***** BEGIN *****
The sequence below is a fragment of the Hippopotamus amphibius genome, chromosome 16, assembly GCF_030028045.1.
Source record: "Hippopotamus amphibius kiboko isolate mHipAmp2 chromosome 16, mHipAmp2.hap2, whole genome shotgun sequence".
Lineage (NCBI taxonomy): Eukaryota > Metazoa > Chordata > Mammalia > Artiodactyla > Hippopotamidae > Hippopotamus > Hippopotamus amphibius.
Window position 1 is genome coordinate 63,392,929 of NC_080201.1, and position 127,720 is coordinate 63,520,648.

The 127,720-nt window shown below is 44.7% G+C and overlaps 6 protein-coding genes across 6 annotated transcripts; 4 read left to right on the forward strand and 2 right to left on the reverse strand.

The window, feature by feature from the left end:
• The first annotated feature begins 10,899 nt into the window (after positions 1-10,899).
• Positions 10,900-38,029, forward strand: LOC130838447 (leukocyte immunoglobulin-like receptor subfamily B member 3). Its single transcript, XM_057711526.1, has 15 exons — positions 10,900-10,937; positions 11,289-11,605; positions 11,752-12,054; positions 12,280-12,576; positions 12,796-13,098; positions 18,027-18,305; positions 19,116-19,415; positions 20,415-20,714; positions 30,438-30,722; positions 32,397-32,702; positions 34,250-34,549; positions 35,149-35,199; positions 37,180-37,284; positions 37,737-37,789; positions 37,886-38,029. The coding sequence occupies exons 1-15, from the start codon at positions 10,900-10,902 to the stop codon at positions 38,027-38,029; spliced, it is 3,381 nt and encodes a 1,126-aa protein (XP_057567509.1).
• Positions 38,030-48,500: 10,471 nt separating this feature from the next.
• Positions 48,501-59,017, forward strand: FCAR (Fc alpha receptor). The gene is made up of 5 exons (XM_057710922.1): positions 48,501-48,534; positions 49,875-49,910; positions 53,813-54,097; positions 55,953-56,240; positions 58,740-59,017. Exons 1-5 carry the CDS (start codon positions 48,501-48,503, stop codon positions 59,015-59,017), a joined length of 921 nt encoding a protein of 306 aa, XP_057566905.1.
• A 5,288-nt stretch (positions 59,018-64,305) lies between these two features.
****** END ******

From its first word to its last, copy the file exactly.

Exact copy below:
The sequence below is a fragment of the Hippopotamus amphibius genome, chromosome 16, assembly GCF_030028045.1.
Source record: "Hippopotamus amphibius kiboko isolate mHipAmp2 chromosome 16, mHipAmp2.hap2, whole genome shotgun sequence".
Lineage (NCBI taxonomy): Eukaryota > Metazoa > Chordata > Mammalia > Artiodactyla > Hippopotamidae > Hippopotamus > Hippopotamus amphibius.
Window position 1 is genome coordinate 63,392,929 of NC_080201.1, and position 127,720 is coordinate 63,520,648.

The 127,720-nt window shown below is 44.7% G+C and overlaps 6 protein-coding genes across 6 annotated transcripts; 4 read left to right on the forward strand and 2 right to left on the reverse strand.

The window, feature by feature from the left end:
• The first annotated feature begins 10,899 nt into the window (after positions 1-10,899).
• Positions 10,900-38,029, forward strand: LOC130838447 (leukocyte immunoglobulin-like receptor subfamily B member 3). Its single transcript, XM_057711526.1, has 15 exons — positions 10,900-10,937; positions 11,289-11,605; positions 11,752-12,054; positions 12,280-12,576; positions 12,796-13,098; positions 18,027-18,305; positions 19,116-19,415; positions 20,415-20,714; positions 30,438-30,722; positions 32,397-32,702; positions 34,250-34,549; positions 35,149-35,199; positions 37,180-37,284; positions 37,737-37,789; positions 37,886-38,029. The coding sequence occupies exons 1-15, from the start codon at positions 10,900-10,902 to the stop codon at positions 38,027-38,029; spliced, it is 3,381 nt and encodes a 1,126-aa protein (XP_057567509.1).
• Positions 38,030-48,500: 10,471 nt separating this feature from the next.
• Positions 48,501-59,017, forward strand: FCAR (Fc alpha receptor). The gene is made up of 5 exons (XM_057710922.1): positions 48,501-48,534; positions 49,875-49,910; positions 53,813-54,097; positions 55,953-56,240; positions 58,740-59,017. Exons 1-5 carry the CDS (start codon positions 48,501-48,503, stop codon positions 59,015-59,017), a joined length of 921 nt encoding a protein of 306 aa, XP_057566905.1.
• A 5,288-nt stretch (positions 59,018-64,305) lies between these two features.